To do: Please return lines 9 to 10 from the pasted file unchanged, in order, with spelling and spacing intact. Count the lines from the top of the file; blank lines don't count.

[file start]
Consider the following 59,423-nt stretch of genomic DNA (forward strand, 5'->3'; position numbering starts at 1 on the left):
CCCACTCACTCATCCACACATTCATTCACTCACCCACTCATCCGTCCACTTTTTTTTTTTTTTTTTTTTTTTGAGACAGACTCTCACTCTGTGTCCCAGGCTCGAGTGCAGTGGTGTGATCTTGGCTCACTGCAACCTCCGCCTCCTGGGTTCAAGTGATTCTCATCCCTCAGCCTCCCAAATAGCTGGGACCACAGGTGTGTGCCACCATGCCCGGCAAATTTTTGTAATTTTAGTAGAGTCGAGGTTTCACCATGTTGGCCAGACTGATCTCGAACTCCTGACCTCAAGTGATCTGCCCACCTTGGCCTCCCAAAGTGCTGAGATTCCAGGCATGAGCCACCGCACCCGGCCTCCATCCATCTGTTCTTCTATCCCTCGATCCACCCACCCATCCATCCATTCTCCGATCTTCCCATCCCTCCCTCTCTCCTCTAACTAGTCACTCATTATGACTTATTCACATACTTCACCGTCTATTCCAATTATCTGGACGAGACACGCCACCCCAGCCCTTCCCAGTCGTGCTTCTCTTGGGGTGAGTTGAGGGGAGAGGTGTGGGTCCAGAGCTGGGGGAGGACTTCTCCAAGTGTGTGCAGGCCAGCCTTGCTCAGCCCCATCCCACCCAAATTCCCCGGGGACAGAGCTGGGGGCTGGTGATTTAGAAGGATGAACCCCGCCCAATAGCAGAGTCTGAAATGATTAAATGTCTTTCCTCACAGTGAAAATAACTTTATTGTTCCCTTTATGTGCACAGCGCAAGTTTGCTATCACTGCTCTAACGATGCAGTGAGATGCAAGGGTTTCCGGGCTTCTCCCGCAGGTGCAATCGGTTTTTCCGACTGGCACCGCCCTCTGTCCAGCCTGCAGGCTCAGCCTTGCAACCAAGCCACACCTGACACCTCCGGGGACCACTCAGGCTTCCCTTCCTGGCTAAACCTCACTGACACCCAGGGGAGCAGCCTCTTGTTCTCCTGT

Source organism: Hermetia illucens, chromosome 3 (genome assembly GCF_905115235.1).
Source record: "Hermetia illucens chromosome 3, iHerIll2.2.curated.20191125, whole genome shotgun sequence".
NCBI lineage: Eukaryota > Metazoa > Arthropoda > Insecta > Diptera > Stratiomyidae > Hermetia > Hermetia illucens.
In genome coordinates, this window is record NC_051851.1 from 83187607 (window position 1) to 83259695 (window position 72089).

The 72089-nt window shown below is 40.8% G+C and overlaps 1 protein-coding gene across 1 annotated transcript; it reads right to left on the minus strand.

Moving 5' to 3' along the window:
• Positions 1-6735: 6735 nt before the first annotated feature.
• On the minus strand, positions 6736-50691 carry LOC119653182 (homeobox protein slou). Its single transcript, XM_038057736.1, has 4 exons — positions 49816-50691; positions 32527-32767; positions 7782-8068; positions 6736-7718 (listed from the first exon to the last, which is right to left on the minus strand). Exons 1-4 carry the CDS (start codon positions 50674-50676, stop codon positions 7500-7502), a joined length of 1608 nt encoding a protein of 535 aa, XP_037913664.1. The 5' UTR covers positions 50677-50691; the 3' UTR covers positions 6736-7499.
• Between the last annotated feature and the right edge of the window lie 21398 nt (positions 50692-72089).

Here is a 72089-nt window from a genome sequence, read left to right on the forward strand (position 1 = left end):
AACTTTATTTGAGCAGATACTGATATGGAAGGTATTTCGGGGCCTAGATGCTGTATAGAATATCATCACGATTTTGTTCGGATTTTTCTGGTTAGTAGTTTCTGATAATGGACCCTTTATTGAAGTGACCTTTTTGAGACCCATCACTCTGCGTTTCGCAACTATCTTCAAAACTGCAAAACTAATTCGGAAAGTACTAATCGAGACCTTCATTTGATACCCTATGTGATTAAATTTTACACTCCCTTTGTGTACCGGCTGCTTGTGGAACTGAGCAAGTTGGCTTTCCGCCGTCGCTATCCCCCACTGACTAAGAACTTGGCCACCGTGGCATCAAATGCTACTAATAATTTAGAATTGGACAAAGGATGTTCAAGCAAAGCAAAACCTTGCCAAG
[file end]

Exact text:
• Positions 1-6735: 6735 nt before the first annotated feature.
• On the minus strand, positions 6736-50691 carry LOC119653182 (homeobox protein slou). Its single transcript, XM_038057736.1, has 4 exons — positions 49816-50691; positions 32527-32767; positions 7782-8068; positions 6736-7718 (listed from the first exon to the last, which is right to left on the minus strand). Exons 1-4 carry the CDS (start codon positions 50674-50676, stop codon positions 7500-7502), a joined length of 1608 nt encoding a protein of 535 aa, XP_037913664.1. The 5' UTR covers positions 50677-50691; the 3' UTR covers positions 6736-7499.